27 February 2017

US delegation confers with Vice-President


Vice President Mahamudu Bawumia and other government officials with the US delegation after the meeting

A six-member delegation from the United States Senate yesterday held discussions with the Vice-President,  Alhaji Dr Mahamudu Bawumia, on areas where the US could increase its assistance to Ghana.

The discussions centred on the economy, security and infrastructural needs of Ghana.

Receiving the delegation at the Flagstaff House, Dr Bawumia urged the US and Ghana to enhance their engagements with each other and take steps that would preserve the strategic position and example of Ghana’s role in the democratic development of the sub-region.

He said much more work needed to be done, especially in the areas of the economy, counter-terrorism and cyber security to enhance the peace and stability not only in Ghana but also the West African sub-region and the rest of the world.

US Senate delegation

The US delegation was made up of Senators Jim Inhofe, Mike Rounds, Vern Buchanan, Randy Hultgren, Steve Pearce and Tim Walberg.

The Vice-President said Ghana, as far as West Africa was concerned, was very key in the democratic development of the sub-region, as the country had become a model in Africa.

He said Ghana had just come out of peaceful elections and another transition that saw President Nana Addo Dankwa Akufo-Addo assuming office.

He said the New Patriotic Party (NPP) was essentially a sister party to the Republican Party of the US, adding: “We are both parties of elephants.”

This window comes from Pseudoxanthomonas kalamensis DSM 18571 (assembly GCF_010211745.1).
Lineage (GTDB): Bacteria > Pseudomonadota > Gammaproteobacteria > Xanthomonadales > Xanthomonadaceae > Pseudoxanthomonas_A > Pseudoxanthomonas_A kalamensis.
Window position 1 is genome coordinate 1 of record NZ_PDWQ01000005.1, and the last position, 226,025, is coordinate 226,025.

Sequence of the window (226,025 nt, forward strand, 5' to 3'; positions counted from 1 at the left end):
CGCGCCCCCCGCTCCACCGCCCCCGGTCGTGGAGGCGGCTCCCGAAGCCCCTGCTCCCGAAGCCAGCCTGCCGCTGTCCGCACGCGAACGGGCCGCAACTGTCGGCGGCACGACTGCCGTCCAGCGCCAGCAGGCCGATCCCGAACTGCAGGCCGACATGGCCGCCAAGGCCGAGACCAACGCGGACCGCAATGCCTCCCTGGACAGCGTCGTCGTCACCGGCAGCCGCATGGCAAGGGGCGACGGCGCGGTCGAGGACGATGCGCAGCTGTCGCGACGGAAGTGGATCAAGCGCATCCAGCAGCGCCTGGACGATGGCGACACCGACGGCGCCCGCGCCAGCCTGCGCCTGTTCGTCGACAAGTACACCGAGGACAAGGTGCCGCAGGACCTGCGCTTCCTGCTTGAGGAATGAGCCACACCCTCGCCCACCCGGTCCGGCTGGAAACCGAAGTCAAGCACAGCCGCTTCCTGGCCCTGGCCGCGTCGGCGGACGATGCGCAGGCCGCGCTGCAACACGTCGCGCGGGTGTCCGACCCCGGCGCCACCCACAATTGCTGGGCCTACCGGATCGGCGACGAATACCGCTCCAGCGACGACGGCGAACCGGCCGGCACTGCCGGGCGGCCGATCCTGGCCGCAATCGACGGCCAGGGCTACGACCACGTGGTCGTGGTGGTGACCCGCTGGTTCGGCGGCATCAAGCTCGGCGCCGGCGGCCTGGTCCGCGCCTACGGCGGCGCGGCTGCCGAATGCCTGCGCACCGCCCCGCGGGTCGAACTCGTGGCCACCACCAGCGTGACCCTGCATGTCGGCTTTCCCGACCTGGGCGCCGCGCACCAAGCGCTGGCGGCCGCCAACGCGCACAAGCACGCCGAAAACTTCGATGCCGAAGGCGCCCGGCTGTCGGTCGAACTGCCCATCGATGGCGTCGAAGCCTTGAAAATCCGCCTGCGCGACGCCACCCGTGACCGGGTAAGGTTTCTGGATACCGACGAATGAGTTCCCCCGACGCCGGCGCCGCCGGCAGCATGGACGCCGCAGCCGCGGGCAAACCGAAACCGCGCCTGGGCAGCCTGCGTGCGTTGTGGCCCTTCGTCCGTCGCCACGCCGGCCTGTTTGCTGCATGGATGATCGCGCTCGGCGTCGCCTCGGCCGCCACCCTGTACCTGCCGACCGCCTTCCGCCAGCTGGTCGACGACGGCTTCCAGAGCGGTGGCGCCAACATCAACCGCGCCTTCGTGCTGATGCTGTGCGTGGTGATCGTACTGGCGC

Shared values

He said both parties shared common values such as the rule of law, freedom of the press and public-private enterprise.

“We are a country that believes in private enterprise and we believe in the freedom of the press, the rule of law and basically good old hard work to get to where we want to get to. We really count on our friends on this particular journey,” he added.

The Vice-President also indicated that the bonds of friendship between Ghana and the US were quite deep and that Ghanaians greatly valued that relationship.

Enhanced relationship

Ghana, he said, was a beacon of peace, stability and democracy in Africa and that status had really enhanced the bonds of friendship between it and the US.

Having been in power for six weeks, he said, the government had started taking some steps that could help turn the economy around.

“All we are doing is focused on private enterprise, private investment, protecting the public purse and making sure that we have value for money in what we do,” he added.

Fact-finding mission

Senator Rounds, who spoke on behalf of the delegation, said the delegation of lawmakers was in the country to ascertain at first-hand information on the economy, security, as well as its infrastructural needs.

The aim, he said, was for the delegation to report back to the US government on how it could better support Ghana’s development agenda in those identified areas.

Writer’s email: victor.kwawukume@graphic.com.gh


Please follow and like us:


Write a comment

9+3 = ?